For SMEs in all industries, late payments for goods and services can be a real issue. Cashflow is harder to manage for smaller suppliers, and SME owners can often feel helpless when dealing with larger customers. A question on the lips of many SMEs we’ve spoken to is “What tools can I leverage to ensure speedy recovery of payments?”
One method by which SMEs can push for payment of invoices is by claiming interest on late payments. The statutory right to interest and compensation applies to all contracts and, as the interest on payments accumulates, it provides a powerful deterrent to late payment.
The law gives the supplier the right to charge interest at 8% above the Bank of England’s base rate – however, although the Bank of England has recently changed that rate to 0.25%, SMEs can continue to charge at 8% over the old rate of 0.5% until 31 December 2016. This is because the rates are fixed for six-month periods; the rate on 31 December is valid for the period of 1 January to 30 June, and the rate on 30 June is valid for the period of 1 July to 31 December.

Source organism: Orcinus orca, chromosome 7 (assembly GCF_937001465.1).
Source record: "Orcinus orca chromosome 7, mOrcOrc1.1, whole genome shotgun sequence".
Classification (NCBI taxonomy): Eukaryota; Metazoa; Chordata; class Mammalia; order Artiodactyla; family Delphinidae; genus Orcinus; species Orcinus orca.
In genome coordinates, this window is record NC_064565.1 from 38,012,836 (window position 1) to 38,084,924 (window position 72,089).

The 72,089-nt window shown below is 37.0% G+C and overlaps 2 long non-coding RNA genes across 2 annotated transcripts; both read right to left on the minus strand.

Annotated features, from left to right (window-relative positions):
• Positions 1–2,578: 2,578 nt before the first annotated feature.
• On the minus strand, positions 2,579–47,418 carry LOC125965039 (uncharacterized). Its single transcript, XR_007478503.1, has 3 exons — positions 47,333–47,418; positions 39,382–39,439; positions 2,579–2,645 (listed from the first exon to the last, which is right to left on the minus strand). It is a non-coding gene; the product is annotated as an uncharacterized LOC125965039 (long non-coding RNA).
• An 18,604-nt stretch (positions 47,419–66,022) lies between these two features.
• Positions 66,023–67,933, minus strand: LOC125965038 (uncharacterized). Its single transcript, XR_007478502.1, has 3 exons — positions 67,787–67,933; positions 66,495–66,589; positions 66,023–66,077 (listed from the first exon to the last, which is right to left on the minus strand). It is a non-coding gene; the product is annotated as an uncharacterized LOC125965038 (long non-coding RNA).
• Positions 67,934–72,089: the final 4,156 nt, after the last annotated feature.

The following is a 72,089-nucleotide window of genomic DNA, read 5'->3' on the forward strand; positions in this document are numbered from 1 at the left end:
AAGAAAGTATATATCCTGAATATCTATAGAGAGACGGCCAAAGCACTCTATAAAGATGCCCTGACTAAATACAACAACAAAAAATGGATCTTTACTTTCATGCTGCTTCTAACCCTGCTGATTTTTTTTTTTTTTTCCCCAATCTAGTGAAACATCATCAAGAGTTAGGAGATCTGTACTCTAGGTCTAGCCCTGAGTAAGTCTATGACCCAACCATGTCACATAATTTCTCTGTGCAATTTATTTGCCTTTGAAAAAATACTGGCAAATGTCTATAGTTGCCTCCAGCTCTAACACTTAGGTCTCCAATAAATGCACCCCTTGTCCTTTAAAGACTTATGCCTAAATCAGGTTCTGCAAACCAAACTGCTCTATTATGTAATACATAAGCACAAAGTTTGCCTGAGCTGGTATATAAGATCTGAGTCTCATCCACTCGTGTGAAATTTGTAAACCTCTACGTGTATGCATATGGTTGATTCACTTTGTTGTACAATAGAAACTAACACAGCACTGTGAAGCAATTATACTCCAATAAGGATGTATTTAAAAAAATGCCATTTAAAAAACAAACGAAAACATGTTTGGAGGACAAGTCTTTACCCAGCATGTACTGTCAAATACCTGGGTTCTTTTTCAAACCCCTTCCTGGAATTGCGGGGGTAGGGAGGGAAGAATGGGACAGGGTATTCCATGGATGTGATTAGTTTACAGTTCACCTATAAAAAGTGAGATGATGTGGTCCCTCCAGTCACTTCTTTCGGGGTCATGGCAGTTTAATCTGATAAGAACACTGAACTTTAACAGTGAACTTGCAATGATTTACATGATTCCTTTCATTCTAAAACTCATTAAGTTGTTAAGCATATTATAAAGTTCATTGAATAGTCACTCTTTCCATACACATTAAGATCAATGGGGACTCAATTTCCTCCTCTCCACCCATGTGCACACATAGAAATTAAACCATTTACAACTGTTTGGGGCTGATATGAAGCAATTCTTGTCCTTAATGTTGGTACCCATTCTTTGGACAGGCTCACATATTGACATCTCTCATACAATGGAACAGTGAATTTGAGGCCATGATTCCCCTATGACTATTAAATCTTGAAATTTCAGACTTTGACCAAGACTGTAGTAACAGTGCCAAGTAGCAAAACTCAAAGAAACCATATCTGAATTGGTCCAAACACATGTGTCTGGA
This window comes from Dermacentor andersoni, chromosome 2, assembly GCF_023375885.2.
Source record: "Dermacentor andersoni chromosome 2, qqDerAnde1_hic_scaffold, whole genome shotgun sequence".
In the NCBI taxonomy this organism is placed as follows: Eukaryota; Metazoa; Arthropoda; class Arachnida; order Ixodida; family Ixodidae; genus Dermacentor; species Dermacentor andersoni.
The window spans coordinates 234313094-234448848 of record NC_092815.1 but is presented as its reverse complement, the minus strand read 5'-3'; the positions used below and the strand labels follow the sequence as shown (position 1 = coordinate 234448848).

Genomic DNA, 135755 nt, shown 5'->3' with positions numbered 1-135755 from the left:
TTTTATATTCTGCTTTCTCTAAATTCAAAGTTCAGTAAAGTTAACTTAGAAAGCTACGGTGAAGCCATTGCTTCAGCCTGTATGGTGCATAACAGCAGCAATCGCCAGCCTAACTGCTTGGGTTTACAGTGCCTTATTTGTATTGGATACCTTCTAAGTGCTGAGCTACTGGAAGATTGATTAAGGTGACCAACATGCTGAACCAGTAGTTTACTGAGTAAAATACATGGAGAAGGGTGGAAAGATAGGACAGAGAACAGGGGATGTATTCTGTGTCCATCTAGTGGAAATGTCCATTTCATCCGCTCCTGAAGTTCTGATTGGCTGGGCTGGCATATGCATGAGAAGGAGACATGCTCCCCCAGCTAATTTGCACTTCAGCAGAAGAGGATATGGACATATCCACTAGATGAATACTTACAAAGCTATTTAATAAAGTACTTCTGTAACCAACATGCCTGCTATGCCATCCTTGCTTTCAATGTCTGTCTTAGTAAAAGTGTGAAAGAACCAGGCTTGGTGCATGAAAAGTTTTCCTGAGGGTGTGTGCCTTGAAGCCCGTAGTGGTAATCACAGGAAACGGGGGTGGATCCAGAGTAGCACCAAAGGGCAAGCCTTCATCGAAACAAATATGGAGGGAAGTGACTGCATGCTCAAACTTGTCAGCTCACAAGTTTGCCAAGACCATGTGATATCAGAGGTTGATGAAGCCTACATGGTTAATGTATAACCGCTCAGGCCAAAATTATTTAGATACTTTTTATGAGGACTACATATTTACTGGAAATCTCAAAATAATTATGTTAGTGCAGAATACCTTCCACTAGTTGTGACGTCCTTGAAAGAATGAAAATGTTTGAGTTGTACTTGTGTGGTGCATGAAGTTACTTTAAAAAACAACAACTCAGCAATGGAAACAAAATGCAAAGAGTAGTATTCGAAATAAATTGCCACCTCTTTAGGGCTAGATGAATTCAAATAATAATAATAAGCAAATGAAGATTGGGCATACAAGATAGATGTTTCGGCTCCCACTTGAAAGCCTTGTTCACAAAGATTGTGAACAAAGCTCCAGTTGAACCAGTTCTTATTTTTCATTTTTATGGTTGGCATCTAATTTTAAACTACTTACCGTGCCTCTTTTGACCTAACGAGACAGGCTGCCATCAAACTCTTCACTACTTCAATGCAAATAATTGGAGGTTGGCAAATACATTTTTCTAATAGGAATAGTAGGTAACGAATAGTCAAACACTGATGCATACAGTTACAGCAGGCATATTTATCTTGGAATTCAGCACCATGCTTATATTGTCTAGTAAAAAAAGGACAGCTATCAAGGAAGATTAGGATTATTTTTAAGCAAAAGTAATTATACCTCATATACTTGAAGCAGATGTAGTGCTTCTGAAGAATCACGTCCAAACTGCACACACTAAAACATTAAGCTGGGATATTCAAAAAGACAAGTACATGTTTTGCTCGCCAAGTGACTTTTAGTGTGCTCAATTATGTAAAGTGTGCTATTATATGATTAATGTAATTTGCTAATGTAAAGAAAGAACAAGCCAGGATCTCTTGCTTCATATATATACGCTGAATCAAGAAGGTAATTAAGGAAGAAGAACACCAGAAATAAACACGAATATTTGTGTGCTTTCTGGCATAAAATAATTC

In many cases, the rate of interest dictated by Bank of England base rate plus 8% will be more expensive for a late-paying customer (who is effectively borrowing from you) than overdraft money from the bank. This incentivises timely payment.
You may think that claiming interest on late payments may seem to be adverse to good customer relationships, but by having a clear system in place, suppliers can actually avoid awkward situations.
Communication with late payers is key, and can be distilled into three steps:
- State agreed payment dates on all invoices and your intention to exercise the right to charge interest on late payments.
- If the invoice is not paid by the agreed payment date, inform customers of the interest that they are now accruing.
- Once the payment has been received, issue a bill to the payer informing them of how the interest was calculated and how much was paid.
This communication is an effective tool for ensuring timely payment with a minimum of friction between supplier and customer, and no undue surprises for the customer.
If you would like to know more about how to deal with late payments, one of the Thomas Coombs business advisers would be more than happy to help. Call now on 0113 2449512 or email firstname.lastname@example.org